Most western central banks do not entrust interest rate decisions to committees with external members - the model favoured by the Green and Labour Parties - a Reserve Bank study found.
The February 2013 report, elicited by the Greens under the Official Information Act, compared the Reserve Bank's decision-making and accountability arrangements with those of 13 other central banks including the US Federal Reserve, the European Central Bank, the Reserve Bank of Australia and the Bank of England.
Only one other, the Bank of Canada, has its governor as the sole decision-maker making the final call on policy rate decision; the rest all vest that power in a committee.
Of the 12 committees making interest rate decisions, five include external members from outside the central banks themselves: Australia, Israel, Korea, Norway and Britain. In the UK five of the nine members of the monetary policy committee are drawn from the Bank of England; in the other four the external members are a majority.
Greens co-leader Russel Norman has a member's bill in the parliamentary hopper which would make the Reserve Bank's board of directors responsible for setting the official cash rate, and also require the publication of the board's minutes.
"The board can represent the whole economy better than, I think, the governor can. The governors, particularly in the past, have had a very strong focus on inflation and have tended to err on the side of a higher OCR, whereas a Reserve Bank board which has the export sector in particular represented on it won't have such a singular focus," he said.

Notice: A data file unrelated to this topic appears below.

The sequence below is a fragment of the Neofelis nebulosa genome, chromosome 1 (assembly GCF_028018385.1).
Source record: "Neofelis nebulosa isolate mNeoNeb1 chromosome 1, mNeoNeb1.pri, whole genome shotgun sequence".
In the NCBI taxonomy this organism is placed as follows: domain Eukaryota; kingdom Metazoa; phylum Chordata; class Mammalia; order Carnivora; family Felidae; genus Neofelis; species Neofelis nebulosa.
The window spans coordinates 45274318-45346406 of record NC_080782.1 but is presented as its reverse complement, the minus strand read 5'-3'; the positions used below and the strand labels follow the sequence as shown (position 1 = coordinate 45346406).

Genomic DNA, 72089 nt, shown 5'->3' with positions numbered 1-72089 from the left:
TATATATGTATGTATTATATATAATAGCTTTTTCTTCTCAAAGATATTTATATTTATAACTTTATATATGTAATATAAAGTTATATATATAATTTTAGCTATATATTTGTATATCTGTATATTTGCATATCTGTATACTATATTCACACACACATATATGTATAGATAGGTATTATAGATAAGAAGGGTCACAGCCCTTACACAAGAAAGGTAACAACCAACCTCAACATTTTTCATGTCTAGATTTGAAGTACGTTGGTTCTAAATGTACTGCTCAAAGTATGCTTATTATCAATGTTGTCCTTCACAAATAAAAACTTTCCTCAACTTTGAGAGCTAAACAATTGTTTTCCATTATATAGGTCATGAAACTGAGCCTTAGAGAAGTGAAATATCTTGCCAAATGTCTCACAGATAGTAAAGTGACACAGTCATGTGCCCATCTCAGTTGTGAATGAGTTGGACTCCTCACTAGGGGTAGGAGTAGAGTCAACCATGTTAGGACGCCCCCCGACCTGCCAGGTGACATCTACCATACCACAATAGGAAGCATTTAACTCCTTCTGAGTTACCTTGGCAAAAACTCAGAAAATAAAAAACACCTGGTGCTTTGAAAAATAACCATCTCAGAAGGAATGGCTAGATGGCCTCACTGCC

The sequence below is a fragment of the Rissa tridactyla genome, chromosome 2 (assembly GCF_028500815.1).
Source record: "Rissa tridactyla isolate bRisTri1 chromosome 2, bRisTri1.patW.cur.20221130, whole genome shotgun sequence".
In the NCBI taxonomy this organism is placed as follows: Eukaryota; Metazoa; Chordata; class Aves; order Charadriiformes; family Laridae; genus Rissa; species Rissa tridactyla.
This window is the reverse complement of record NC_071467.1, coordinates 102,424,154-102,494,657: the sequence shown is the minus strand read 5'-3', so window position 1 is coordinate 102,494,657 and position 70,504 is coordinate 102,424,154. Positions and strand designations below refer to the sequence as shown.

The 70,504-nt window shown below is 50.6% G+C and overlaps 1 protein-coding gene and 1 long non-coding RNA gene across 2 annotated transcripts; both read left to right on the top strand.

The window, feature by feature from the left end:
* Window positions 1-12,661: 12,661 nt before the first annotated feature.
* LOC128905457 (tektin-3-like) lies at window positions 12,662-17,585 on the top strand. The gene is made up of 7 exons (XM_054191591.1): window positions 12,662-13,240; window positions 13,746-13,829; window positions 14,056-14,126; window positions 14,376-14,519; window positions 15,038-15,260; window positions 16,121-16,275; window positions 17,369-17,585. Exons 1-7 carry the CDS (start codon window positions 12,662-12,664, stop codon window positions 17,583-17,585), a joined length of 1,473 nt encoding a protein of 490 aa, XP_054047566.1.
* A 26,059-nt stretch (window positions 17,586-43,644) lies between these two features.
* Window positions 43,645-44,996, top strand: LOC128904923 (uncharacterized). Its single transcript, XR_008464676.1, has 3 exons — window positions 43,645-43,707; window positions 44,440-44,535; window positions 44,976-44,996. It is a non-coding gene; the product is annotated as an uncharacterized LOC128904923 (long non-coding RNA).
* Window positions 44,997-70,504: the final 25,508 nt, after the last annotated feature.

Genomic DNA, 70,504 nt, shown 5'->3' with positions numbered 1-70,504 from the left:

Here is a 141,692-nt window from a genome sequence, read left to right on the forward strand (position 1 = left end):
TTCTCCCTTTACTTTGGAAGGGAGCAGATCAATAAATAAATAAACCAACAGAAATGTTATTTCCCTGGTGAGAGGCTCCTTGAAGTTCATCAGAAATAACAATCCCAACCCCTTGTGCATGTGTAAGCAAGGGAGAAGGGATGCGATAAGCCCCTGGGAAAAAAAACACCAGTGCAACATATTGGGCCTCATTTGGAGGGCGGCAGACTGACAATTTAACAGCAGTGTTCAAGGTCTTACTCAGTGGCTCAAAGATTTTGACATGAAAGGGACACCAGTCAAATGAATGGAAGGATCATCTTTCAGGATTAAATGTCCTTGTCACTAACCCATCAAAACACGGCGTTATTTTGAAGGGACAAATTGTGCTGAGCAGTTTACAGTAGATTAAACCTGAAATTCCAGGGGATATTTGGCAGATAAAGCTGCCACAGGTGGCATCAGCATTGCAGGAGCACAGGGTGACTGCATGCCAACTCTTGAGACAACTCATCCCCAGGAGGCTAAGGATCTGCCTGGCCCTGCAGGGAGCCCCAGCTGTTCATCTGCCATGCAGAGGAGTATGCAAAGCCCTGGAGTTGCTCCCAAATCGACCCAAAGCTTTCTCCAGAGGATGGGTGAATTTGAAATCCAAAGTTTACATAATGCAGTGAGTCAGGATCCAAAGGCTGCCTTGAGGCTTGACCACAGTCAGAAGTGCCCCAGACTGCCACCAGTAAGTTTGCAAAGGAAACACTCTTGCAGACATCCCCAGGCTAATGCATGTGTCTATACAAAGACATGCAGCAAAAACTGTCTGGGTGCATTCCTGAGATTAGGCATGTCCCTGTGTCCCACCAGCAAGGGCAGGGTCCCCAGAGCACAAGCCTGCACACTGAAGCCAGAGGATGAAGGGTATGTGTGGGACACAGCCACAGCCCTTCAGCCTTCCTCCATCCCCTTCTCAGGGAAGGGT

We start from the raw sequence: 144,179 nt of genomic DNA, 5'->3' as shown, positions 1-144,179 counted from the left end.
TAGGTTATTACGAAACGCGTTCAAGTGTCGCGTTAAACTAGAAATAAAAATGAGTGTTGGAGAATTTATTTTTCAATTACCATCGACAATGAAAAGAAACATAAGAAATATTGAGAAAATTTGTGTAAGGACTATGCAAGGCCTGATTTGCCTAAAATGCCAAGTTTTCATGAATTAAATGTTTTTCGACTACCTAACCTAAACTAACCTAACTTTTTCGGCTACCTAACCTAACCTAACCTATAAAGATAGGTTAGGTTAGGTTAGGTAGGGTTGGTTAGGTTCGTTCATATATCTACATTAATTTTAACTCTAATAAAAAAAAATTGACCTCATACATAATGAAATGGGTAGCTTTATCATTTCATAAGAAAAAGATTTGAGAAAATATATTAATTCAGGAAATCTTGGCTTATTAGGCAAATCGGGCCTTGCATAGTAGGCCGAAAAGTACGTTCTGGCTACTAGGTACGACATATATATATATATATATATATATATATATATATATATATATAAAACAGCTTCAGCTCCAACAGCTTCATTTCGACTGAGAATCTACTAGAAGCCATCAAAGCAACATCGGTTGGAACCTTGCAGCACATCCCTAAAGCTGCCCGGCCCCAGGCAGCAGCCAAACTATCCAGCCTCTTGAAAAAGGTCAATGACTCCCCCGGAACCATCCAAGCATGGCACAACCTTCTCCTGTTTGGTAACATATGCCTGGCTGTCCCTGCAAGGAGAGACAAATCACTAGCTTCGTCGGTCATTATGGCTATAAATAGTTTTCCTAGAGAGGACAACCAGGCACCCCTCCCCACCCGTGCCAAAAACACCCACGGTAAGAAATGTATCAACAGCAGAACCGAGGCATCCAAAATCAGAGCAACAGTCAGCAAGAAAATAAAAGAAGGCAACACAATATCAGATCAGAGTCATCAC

"There is a strong argument for having people there from the real economy. With New Zealand's chronic current account deficit we do need to give particular attention to the tradeables sector and its interests do need to be well represented, I believe."
The Reserve Bank paper notes that the Treasury, in advising Finance Minister Bill English ahead of concluding his policy targets agreement (PTA) with governor Graeme Wheeler last year, suggested a review of the sole decision-maker model "but not as a matter of urgency".
In March Wheeler further formalised the collegial nature of its policy-making process by announcing the formation of a "governing committee" - made up of himself, deputy governors Grant Spencer and Geoff Bascand, and assistant governor and chief economist John McDermott - which would discuss all major policy decisions, including those on monetary policy, foreign exchange intervention and prudential policy. The governor has a veto.
The report noted the board's duties include assessing the governor's performance against the requirements of the PTA.
It can recommend his or her removal if it is satisfied the bank or governor are not adequately performing their functions.
Norman accepts that if the board became the decision-making body that part of the accountability and governance structure would be lost.
"But the PTA is an agreement between Finance Minister and the Reserve Bank governor and that accountability can equally come from the Government side as the Reserve Bank side," he said.